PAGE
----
Arthur Sidney HOSKINS 1
- Born: 28 Apr 1892, Strathfield, New South Wales, Australia,
- Marriage: Helen Madoline LOVERIDGE on 15 Dec 1917 in Burwood, New South Wales, Australia
- Died: 29 Aug 1959, Wahroonga, New South Wales, Australia, aged 67
Another name for Arthur was Sid.
Arthur Sidney (Sid) HOSKINS (1892-1959)
Sid's career in industry of course closely paralleled that of Cecil, and as before most of his working life has already been covered. In his early years, he spent some time working in steel mills in England, and was fond of showing his prowess at many of the hard physical tasks involved in steel-making. After helping manage the Lithgow works, from about 1930 onwards, he made his home in the Illawarra, first in a rented home near Dapto, then in Wollongong, and from there he played the major part in the construction of the works at Port Kembla. He married Helen Madoline (Madge) LOVERIDGE (1898 - 1989) in 1917, and they started married life at Eskroy Park, and here their first two sons, Erie and Charles were born, and both of these children died in infancy. Sid and Madge had purchased a property of 75 acres on the foothills of Mount Keira, and it was not until 1937 that they built the beautiful home, for which Geoff LOVERIDGE was the architect, and which they called Gleniffer Brae, after the Ritchie birth-place, and which is now owned by the Wollongong City Council, and is regarded as a show-piece. They were both active in support of many charities throughout the district, while Sid was personally involved in, and to a large extent financed, the construction of the Mount Keira Scout Camp, where his name is commemorated in a Memorial Gateway which was completed in 1960.
Sid chose to retire in 1949 from his position as Manager of the works in the building of which he had played such an important part, and soon thereafter decided to partake in a large development scheme in the ninety mile desert area in South Australia, and built a fine home there.
After successfully establishing large areas of improved pastures, ill health forced him to return to Sydney, where he died at the comparatively early age of sixty seven years. In later years, Gleniffer Brae was sold to become the Sydney Church of England Girls Grammar School, while about one third of the property was donated to the City Council for parkland purposes, and this has now become the Wollongong Botanic Gardens. In retrospect, it seems extraordinary that the contributions of Sid and Madge to the growth of industry, and their many charitable interests, were not appropriately recognised by suitable decorations.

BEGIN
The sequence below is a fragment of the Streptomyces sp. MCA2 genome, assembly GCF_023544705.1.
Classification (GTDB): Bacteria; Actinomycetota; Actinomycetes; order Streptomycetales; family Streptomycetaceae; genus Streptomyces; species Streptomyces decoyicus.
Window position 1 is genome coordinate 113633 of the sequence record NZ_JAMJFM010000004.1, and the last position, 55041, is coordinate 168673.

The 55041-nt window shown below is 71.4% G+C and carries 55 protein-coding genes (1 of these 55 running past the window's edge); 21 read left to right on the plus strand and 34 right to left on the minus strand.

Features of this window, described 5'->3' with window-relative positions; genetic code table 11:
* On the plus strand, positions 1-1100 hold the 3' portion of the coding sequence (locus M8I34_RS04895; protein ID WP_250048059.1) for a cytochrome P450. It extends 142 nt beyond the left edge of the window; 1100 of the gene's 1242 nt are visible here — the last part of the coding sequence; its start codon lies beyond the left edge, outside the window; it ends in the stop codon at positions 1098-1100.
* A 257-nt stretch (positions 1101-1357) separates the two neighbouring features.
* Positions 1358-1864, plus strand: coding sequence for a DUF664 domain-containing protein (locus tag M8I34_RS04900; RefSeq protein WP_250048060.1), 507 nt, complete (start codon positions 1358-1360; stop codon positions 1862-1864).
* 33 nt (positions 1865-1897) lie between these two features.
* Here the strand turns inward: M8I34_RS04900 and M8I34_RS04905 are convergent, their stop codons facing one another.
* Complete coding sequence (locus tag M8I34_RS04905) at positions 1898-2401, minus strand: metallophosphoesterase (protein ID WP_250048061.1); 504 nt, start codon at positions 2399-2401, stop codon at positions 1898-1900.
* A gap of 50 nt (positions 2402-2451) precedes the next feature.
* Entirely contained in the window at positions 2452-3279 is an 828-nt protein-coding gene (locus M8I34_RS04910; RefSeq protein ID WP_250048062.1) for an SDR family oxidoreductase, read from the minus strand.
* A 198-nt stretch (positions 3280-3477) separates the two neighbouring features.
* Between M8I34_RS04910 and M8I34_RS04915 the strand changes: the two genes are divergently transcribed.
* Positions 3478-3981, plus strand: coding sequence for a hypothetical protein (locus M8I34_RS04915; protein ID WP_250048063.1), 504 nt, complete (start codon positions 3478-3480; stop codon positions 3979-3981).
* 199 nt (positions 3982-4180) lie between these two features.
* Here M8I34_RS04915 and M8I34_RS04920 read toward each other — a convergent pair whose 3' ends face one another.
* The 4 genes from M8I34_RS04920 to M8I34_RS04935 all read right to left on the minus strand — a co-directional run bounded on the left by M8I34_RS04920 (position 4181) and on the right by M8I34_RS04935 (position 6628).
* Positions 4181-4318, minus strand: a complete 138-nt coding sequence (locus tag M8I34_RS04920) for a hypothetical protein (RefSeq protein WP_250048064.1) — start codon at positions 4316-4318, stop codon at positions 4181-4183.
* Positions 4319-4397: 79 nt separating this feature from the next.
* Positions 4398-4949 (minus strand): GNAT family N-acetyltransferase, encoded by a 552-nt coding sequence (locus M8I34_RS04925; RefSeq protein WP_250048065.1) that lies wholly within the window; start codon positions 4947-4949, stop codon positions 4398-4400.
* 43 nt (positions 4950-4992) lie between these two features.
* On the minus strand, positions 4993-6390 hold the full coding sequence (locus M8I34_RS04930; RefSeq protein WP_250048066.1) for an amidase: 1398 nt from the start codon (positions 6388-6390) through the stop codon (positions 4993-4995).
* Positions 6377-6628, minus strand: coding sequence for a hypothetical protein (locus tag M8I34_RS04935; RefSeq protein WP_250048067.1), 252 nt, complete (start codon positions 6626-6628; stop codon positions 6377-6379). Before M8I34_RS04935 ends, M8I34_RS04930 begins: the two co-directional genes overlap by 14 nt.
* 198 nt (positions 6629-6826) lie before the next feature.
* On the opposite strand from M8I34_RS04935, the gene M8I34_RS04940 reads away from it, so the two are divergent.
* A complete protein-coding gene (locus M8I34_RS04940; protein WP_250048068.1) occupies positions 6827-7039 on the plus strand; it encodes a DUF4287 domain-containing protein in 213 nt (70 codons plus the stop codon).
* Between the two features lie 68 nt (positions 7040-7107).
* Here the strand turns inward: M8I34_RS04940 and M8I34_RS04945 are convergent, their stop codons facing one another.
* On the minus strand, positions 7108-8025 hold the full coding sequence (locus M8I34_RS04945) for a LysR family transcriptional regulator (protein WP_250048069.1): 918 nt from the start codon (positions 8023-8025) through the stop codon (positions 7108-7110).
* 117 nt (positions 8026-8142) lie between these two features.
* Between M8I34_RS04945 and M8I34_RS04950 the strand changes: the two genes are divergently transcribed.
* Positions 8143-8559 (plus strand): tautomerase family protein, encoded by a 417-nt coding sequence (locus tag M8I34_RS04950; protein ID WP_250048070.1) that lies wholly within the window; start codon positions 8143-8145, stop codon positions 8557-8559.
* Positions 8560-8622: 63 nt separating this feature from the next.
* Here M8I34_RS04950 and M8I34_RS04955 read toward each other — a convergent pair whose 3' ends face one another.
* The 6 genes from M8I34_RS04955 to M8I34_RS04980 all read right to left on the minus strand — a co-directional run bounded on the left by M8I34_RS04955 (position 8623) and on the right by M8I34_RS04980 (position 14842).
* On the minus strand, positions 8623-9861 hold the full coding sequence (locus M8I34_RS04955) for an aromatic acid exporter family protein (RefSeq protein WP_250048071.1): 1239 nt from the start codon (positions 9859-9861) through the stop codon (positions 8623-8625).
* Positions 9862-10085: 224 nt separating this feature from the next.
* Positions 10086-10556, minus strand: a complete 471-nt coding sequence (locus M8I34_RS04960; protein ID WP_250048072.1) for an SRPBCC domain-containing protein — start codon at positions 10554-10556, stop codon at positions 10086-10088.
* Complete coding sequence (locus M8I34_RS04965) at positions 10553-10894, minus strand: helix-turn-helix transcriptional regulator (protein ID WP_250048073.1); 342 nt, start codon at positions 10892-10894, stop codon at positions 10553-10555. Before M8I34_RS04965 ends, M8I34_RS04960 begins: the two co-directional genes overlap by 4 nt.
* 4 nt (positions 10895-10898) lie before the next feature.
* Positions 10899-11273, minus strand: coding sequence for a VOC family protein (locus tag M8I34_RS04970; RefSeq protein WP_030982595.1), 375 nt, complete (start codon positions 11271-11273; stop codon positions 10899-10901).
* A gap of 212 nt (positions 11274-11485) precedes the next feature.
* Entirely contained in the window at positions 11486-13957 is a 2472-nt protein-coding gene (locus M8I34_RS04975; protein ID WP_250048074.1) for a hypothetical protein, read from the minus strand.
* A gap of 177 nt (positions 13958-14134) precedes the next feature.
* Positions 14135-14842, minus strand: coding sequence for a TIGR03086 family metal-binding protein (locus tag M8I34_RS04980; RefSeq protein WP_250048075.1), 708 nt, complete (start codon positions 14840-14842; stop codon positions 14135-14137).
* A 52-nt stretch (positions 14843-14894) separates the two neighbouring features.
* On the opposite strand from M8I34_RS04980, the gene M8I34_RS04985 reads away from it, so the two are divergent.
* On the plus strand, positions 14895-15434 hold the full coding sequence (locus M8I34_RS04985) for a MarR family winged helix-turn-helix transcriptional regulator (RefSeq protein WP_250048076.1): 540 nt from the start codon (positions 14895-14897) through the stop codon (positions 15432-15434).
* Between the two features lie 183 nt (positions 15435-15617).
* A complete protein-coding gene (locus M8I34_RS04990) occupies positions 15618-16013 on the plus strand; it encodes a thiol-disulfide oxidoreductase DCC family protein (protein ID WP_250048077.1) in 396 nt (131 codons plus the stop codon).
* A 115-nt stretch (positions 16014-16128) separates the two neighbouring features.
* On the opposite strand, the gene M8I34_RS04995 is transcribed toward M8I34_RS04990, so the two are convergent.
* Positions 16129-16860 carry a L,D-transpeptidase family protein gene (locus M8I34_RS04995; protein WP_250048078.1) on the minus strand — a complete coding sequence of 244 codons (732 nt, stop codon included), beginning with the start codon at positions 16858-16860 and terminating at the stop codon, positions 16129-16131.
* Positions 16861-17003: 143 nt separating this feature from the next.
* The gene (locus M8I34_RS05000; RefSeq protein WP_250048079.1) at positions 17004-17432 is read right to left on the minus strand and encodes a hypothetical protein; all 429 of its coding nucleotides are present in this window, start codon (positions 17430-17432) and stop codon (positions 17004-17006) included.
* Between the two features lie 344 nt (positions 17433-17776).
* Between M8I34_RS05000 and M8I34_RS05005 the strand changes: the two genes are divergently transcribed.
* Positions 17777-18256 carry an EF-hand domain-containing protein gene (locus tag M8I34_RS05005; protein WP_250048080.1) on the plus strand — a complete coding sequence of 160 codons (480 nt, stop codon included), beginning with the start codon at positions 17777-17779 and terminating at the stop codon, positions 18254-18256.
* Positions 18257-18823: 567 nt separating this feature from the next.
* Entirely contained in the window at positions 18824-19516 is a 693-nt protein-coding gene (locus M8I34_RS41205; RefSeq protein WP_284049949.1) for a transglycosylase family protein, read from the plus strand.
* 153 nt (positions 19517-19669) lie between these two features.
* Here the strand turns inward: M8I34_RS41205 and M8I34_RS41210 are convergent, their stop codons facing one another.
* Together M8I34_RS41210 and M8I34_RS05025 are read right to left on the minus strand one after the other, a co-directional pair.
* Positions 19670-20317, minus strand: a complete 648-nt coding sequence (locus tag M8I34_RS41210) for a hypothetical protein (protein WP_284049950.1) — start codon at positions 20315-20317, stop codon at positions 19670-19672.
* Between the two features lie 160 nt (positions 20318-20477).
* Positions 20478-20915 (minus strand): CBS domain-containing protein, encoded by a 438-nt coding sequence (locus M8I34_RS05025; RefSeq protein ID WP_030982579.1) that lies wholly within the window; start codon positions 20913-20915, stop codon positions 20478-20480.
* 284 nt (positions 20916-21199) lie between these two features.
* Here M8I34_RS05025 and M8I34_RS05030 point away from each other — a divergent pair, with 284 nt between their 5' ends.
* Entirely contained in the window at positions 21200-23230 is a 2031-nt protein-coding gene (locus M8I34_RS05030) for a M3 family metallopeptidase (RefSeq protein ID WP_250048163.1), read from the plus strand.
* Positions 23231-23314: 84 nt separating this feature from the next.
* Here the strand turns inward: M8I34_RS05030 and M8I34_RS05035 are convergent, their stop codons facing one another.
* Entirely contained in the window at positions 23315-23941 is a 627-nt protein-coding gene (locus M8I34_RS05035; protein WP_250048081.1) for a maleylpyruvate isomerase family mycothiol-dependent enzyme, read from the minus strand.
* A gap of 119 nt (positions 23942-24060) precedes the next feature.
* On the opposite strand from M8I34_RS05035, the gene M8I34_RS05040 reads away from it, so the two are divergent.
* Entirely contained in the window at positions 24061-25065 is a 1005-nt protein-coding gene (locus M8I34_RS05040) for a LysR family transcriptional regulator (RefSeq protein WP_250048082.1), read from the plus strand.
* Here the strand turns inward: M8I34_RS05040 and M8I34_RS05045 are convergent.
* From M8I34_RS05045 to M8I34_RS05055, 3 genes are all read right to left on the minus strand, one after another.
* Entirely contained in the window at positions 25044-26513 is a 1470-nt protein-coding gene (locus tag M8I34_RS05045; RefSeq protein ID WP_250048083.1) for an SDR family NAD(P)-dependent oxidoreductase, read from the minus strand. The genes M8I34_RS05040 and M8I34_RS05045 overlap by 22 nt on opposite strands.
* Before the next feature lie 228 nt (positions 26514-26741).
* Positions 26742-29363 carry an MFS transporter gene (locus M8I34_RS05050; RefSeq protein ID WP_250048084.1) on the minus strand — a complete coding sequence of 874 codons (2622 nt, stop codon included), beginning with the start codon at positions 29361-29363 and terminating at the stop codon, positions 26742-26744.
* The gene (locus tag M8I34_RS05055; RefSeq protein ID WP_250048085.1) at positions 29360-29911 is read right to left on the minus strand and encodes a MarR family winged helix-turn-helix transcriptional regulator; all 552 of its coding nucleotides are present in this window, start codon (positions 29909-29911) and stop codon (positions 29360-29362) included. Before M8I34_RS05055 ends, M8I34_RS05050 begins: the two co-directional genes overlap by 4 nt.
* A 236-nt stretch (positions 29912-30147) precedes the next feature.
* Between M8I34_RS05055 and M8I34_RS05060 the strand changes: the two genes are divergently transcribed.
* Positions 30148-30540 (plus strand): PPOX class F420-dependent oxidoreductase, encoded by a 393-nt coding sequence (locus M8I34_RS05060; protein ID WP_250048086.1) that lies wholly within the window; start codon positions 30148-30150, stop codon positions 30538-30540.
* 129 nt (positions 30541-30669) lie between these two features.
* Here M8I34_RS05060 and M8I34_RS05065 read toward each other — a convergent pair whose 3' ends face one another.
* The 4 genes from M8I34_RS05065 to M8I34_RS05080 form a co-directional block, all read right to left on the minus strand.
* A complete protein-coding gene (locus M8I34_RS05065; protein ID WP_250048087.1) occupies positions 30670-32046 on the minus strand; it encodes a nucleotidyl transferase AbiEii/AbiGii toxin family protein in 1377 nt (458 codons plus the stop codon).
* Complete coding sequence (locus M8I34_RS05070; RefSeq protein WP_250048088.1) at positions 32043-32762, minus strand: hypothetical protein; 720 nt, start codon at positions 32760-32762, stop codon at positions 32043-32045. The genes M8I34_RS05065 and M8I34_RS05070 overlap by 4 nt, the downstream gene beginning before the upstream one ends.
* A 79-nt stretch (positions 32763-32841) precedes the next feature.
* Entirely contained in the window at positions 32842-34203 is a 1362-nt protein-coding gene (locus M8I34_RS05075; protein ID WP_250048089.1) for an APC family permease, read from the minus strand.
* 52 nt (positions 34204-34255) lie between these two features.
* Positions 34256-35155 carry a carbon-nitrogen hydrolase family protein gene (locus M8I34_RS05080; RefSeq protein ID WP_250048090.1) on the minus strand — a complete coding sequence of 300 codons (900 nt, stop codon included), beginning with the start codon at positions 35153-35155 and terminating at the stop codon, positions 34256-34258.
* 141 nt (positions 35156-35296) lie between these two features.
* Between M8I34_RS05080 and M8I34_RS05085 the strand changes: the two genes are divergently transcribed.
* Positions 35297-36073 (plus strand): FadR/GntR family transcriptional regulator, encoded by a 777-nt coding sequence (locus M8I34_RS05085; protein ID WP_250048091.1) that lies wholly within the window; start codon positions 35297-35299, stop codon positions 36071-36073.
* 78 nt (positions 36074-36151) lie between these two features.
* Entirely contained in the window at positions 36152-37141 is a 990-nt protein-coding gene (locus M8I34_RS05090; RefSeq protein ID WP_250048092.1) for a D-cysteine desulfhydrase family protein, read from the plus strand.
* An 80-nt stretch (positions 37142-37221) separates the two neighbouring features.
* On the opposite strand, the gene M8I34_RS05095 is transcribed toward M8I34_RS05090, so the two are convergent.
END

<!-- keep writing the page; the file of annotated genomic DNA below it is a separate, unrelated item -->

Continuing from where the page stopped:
Noted events in his life were:
• Residence, 1938, Gleniffer Brae, Mount Keira, New South Wales, Australia.
Arthur married Helen Madoline LOVERIDGE on 15 Dec 1917 in Burwood, New South Wales, Australia. (Helen Madoline LOVERIDGE was born on 9 Jul 1898 in Lewisham, New South Wales, Australia, and died on 2 Jul 1989 in Wahroonga, New South Wales, Australia,.)
ARTHUR SIDNEY (Sid) HOSKINS (1892 - 1959)
HELEN MADOLINE (Madge) LOVERIDGE (1898 - 1989)
(from 'Hoskins History' compiled by Donald G. Hoskins, 1988)
A large part of Sid's life was inevitably intertwined with Cecil's; their close association also deepened by the fact that their wives were sisters.
Sid was still at school when the Lithgow works were acquired. He badly wanted to join his brothers on the Eskbank site, but was considered too young to leave school. He remained at Cooerwul Academy for another year, when his father allowed him to take his place with the other family members.
After marriage in 1917, Sid and Madge made their first home at 'Eskroy Park' sadly recently vacated by Guildford's family after his tragic death in 1916. Here two sons and two daughters were born, but again tragedy struck in 1922 with the deaths of their two small boys.